One of the many tax cuts made by the Economic Growth and Tax Relief Reconciliation Act of 2001 was the creation of the Retirement Savings Contribution Credit. Since this is a credit and not a deduction, it's a much better deal since this credit will reduce your taxes on a dollar-for-dollar basis.

I'll admit, when I first saw the provision, I thought it was more sizzle than steak. It was intended to help low- and middle-income taxpayers defray the funds lost by making retirement contributions. But now, after living with the law for year now, I'm convinced that it might be one of the most overlooked credits in the code -- and one of the most valuable for those who are eligible.

Income limits
The Retirement Savings Contribution Credit is calculated as a percentage of the amount contributed to a qualified retirement account. The percentage ranges from a high of 50% to a low of 10%, depending on income levels. Again, this credit is intended for low- and middle-income taxpayers, so if you're above the income limits, you'll receive no credit. Here is how it breaks down:

Credit % Married/Joint Head of Household Others
50% $0 to $30,000 $0 to $22,500 $0 to $15,000
20% $30,001 to $32,500 $22,501 to $24,375 $15,001 to $16,250
10% $32,501 to $50,000 $24,376 to $37,500 $16,251 to $25,000

As you can see, once your income exceeds $50,000 for married folks, $37,500 for head of household filers, or $25,000 for single and other filers, you lose the benefit of the credit. But for those who can actually claim the credit, it's pretty powerful.

Qualifying contributions
Contributions to virtually all retirement accounts qualify for this credit. They include (take a deep breath if you're reading this to your kids): traditional IRA, Roth IRA, 401(k) deferred compensation plan, SIMPLE deferral plan, 403(b) annuity plan, 457 governmental plan, and SEP plans.

You should know that your maximum contribution for credit computation purposes is $2,000 for each individual. And this maximum contribution remains in force even if you make a larger contribution to your retirement plan. For example, assume that you make a $3,000 contribution to your IRA account for 2003. Your credit will still be based on a maximum contribution of $2,000. But if you're married, and you and your spouse both contribute $3,000 to your respective retirement programs, your credit would be based upon a total contribution of $4,000.

There are other restrictions to watch out for. The credit is only available to an eligible individual who is:

  1. At least 18 years old
  2. Not a dependent of another taxpayer
  3. Not a full-time student (part-time students are eligible)

Let's assume that Mary is a single person. She's working full-time while she's finishing up her degree on a part-time basis. Mary has $16,000 in W-2 income, with no other deductions or credits. But Mary participated in her employer's 401(k) plan, and socked away $900 in 2003. Normally, Mary's tax liability would amount to $884. But if she claims the Retirement Savings Contribution Credit, she'd get an additional tax break of $180 (20% of her $900 contribution). The credit lowers her tax bill by more than 20%. That's nothing to sneeze at.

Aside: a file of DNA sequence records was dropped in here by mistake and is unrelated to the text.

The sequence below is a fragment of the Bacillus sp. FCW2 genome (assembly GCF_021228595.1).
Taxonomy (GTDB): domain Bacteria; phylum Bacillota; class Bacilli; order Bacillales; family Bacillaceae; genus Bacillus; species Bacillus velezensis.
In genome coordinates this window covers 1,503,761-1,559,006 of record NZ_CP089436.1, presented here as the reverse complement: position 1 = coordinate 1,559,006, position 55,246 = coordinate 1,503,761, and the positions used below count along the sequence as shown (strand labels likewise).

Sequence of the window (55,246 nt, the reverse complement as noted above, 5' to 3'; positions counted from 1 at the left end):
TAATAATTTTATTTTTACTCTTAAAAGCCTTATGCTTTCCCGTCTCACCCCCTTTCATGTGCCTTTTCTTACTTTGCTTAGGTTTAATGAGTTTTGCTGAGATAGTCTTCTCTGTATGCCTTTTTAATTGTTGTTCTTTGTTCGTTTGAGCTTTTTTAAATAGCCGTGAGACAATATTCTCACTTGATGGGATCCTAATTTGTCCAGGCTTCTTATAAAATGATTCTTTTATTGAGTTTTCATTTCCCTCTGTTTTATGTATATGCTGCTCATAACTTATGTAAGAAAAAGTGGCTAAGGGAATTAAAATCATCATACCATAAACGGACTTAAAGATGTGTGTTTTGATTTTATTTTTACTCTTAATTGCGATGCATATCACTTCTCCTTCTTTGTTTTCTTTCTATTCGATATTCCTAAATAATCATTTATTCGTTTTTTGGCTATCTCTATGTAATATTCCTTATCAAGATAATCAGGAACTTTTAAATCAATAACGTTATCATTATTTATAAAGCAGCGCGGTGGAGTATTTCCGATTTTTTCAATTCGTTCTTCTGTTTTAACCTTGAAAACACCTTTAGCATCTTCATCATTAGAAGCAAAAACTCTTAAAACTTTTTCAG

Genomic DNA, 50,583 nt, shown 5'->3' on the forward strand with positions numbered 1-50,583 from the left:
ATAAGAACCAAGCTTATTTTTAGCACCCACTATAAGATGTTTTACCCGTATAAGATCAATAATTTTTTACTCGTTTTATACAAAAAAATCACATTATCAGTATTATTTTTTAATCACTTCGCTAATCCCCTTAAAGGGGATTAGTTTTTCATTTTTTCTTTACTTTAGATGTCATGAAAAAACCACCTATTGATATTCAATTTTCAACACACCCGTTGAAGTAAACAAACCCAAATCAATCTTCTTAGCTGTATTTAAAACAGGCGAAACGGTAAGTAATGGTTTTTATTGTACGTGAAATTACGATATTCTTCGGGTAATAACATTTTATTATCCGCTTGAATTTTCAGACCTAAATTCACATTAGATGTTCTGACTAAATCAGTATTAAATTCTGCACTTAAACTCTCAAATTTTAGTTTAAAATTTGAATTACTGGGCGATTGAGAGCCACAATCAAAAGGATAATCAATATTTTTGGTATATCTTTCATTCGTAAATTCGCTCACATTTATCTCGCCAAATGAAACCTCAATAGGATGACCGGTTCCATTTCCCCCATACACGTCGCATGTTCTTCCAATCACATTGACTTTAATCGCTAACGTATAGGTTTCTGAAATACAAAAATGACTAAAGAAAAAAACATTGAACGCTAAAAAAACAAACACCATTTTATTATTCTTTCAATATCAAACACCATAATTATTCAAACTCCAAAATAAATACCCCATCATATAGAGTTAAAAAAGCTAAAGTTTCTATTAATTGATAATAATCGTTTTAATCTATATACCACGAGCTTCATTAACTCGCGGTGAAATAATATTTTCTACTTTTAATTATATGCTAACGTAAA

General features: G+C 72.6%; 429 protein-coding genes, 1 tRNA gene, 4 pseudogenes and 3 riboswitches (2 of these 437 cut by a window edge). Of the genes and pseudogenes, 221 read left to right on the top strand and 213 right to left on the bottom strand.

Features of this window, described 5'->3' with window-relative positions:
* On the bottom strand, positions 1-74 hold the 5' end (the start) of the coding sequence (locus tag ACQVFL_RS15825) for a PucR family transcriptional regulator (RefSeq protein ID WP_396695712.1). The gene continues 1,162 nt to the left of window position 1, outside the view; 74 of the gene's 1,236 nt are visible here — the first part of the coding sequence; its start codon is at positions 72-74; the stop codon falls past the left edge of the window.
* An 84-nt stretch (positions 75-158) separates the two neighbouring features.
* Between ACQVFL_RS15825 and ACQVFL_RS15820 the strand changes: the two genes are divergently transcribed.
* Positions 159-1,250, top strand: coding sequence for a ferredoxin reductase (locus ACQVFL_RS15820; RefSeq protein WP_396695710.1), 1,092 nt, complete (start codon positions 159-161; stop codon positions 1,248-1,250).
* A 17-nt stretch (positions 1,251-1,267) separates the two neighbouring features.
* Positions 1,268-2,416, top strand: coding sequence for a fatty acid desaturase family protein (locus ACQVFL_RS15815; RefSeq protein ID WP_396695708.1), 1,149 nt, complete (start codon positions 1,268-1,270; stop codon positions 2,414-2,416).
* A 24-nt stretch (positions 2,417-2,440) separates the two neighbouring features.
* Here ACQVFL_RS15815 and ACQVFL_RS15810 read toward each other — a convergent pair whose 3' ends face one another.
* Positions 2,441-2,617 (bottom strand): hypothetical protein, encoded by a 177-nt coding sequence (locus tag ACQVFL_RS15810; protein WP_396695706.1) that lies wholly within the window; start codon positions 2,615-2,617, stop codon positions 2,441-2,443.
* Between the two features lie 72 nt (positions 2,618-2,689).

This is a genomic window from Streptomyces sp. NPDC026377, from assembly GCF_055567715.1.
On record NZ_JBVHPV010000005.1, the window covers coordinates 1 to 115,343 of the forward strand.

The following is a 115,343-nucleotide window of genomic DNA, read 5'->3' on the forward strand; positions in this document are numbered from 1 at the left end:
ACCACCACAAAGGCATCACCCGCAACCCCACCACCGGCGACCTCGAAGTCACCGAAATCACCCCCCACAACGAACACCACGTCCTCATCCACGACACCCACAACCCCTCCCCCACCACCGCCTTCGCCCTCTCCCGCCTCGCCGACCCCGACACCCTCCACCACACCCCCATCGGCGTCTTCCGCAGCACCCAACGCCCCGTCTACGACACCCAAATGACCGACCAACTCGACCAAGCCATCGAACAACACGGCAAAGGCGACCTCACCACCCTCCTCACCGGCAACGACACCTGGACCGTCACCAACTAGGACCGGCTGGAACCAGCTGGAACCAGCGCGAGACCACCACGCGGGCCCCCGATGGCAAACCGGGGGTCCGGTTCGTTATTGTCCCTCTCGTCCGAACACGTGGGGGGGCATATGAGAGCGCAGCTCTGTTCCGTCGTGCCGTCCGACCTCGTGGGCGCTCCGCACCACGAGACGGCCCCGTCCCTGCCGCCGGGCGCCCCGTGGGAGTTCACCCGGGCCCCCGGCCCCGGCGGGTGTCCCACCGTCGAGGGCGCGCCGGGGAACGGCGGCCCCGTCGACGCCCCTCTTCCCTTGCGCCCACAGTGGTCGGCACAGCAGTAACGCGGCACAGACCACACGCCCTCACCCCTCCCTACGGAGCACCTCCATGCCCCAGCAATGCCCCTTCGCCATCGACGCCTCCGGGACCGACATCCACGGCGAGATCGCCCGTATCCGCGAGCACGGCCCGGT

Then consider Jack and Jill, who are married and have combined W-2 income of $40,000 with no other income or deductions. They would normally have a tax liability of $2,964. But since Jack contributes $3,000 to his 403(b) plan and Jill contributes $1,500 to her 401(k) plan, they receive a credit of $350 (10% of the maximum $2,000 for Jack, plus 10% of $1,500 for Jill). Their tax bill now is $2,614 -- almost 12% lower.

Why missed?
With all of the benefits, why is this credit overlooked? It's more than likely that most eligible taxpayers complete Form 1040EZ. With no other complicated income or deduction items, they might think that the EZ form would be best for them. After all, EZ is better, right?

Not in this case. Form 1040EZ doesn't have the capacity to compute the credit. Taxpayers eligible for the Retirement Savings Contribution Credit would have to move up to (at least) Form 1040A in order to claim the credit.

Another reason this credit is overlooked might be because there is no place on the tax return to enter your retirement contributions. If you make any contribution other than to a traditional IRA, the tax savings is already built into your W-2 form. Sure, you'll receive a notation on your W-2 of your contributions, but unless you carefully read the back of your W-2 form, you'll likely miss taking the credit. Finally, in order to claim the credit, you must complete IRS Form 8880 (.pdf reader required) and attach it to your return. Many folks simply won't know if they qualify or even review the form, especially if they complete their returns manually. It's really a sad situation.

Even if you don't qualify for this credit, I'm sure you can think of relatives and friends who would. Make sure to alert them -- this little gem shouldn't be missed.

And, unlike most tax breaks, you can still get this one before you file your 2003 tax return. That's because you have until April 15 to make a 2003 contribution to an IRA. Visit the Fool's IRA Center for more info.

Roy Lewis lives in a trailer down by the river and is a motivational speaker when not dealing with tax issues, and he understands that The Motley Fool is all about investors writing for investors. You can take a look at the stocks he owns as long as you promise not to ask him which stock to buy. He'll be glad to help you compute your gain or loss when you finally sell a stock, though.